Executive Orders Leave Utah Public Lands Vulnerable to ‘Ping Pong’ Between Different Administrations

Feb 13, 2021

Credit Courtesy of Bob Wick BLM-Grand Staircase Escalante / NRDC web site

When the Biden Administration took office last month, the President acted fast on climate and environmental issues, including ordering a review of the 2017 resizing of Utah’s Bear’s Ears and Grand Staircase-Escalante national monuments. KPCW’s Sean Higgins has more on the process of adding and taking away protections for public lands.

 

President Biden’s order to conduct a review on the previous administration’s decision to shrink Utah’s Bear’s Ears and Grand Staircase-Escalante national monuments was actually not the most immediate change he could have made.

 

Restoring the monuments to their original size would simply take an executive order reversing the 2017 one by the Trump Administration. 

 

Making more permanent changes is a much more complicated process.

 

A federal rulemaking process would instead be required in order to place more permanent protections on public lands. That’s according to Pew Charitable Trust Project Director Ken Rait. 

 

Rait told KPCW that the process to add protections -- or remove them -- really depends on the previous action and how permanent it is intended to be. For example, the Trump Administration’s rollback of a Clinton-era rule protecting Alaska’s Tongass National Forest late last year can only be undone by a lengthy public process as opposed to just issuing a new executive order.  

 

“It’s gonna depend on the specific action,” said Rait. “The elimination of the Tongass Roadless Rule went through what is called a federal rulemaking process, and so, once it goes through a public process that is done through public notice and comment, you can’t just issue an executive order to overturn that, that would make that overturning of that decision legally vulnerable, so the administration needs to go back through a rulemaking process to get it done the right way. Something like the Grand Staircase and Bear’s Ears, that could be done, basically, with the stroke of a pen.”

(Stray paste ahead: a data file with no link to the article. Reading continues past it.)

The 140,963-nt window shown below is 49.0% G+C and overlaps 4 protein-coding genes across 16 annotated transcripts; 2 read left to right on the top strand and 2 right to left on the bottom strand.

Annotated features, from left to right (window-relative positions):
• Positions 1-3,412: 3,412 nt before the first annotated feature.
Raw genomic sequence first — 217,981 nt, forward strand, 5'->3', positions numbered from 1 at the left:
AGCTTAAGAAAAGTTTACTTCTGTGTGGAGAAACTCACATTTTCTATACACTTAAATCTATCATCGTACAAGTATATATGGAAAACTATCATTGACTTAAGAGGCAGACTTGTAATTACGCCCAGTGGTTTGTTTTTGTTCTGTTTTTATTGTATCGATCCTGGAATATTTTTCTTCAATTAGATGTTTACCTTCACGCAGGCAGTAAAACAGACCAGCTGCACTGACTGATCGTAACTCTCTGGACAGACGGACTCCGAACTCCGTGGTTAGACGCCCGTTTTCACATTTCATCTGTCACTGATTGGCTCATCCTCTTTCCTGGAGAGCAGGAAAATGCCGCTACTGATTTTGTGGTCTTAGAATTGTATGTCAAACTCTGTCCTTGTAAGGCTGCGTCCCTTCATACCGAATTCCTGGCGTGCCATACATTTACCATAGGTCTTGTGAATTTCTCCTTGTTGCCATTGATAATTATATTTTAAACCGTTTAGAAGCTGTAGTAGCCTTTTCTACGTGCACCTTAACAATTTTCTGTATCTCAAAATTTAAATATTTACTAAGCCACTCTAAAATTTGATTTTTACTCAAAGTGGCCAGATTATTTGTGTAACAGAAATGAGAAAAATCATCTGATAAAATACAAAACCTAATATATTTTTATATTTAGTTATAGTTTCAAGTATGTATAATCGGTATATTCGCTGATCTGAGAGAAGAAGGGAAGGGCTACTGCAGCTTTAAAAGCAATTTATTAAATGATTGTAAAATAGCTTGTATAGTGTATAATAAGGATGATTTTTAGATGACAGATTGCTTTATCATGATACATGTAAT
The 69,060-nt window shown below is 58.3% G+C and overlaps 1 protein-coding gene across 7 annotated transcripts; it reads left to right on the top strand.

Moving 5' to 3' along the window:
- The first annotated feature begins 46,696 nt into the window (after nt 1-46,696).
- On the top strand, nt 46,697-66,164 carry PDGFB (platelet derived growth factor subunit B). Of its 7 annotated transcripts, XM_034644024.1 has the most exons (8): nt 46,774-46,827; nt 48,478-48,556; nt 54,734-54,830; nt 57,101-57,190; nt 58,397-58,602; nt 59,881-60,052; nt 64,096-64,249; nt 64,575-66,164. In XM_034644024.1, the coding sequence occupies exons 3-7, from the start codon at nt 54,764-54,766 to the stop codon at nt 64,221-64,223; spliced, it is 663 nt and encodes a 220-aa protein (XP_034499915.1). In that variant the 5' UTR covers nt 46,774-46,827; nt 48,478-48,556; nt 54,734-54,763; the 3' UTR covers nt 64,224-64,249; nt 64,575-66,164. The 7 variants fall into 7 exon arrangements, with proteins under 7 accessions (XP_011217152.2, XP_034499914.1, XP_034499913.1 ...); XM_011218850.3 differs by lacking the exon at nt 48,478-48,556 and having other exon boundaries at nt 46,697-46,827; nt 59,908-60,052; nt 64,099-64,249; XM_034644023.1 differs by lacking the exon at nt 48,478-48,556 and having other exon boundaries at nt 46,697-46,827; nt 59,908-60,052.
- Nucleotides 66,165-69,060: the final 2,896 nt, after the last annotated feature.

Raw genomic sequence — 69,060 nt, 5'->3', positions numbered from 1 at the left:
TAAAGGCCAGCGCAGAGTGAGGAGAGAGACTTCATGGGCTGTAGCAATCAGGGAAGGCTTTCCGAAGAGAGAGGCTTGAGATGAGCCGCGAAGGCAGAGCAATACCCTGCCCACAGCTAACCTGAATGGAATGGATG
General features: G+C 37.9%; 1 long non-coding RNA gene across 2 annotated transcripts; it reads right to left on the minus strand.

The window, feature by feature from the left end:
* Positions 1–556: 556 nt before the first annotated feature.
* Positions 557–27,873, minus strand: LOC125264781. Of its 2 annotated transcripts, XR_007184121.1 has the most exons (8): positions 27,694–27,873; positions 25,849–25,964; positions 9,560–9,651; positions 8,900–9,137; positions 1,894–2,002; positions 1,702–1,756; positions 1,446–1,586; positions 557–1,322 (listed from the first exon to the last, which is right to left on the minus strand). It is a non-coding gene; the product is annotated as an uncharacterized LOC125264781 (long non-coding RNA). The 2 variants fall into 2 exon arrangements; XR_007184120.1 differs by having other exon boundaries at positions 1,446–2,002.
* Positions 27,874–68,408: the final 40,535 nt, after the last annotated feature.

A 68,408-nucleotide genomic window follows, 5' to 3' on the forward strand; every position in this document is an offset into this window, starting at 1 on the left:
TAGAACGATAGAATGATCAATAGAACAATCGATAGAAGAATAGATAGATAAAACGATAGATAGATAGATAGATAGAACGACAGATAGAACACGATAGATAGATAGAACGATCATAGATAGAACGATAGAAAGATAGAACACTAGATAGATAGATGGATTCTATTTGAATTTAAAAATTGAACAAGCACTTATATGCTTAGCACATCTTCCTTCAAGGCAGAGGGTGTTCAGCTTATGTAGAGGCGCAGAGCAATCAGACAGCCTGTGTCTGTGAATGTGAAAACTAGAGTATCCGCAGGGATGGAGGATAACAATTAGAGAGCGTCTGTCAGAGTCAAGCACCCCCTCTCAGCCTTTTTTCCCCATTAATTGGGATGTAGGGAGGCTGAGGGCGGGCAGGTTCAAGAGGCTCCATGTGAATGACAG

Grand Staircase-Escalante was considered for coal mining at various points in the 1900s and was a factor in the decision for its designation as a national monument by the Clinton Administration. 

 

Rait said many groups want to see more permanent protections put in place that cannot be easily undone via an executive order from a future administration. 

 

“There is great interest in making sure that these decisions are durable and that we’re not gonna end up in this situation where protections will be created and then disappear, kind of like ping-pong from Republican to Democratic administration,” he said.

 

Opinions are strong on both sides of the public lands debate in Utah. State leadership at the federal and state level harshly criticized the Biden Administration’s suspension of new oil and gas leases on federal land and any future expansion of Utah national monuments is likely to solicit the same reaction.

 

Approximately two-thirds of Utah is made up of land owned by the U.S. Government -- neighboring Nevada is the only state with more -- and the debate over public land control has been a contentious one between the state and the federal government for decades.

 

The Biden Administration’s 60-day review of Bears Ears and Grand Staircase-Escalante ends in mid-March.

 

KPCW news reports on climate change issues are brought to you by the Park City Climate Fund at the Park City Community Foundation, an initiative that engages Park City in implementing local, high-impact climate solutions that have potential to be effective in similar communities.

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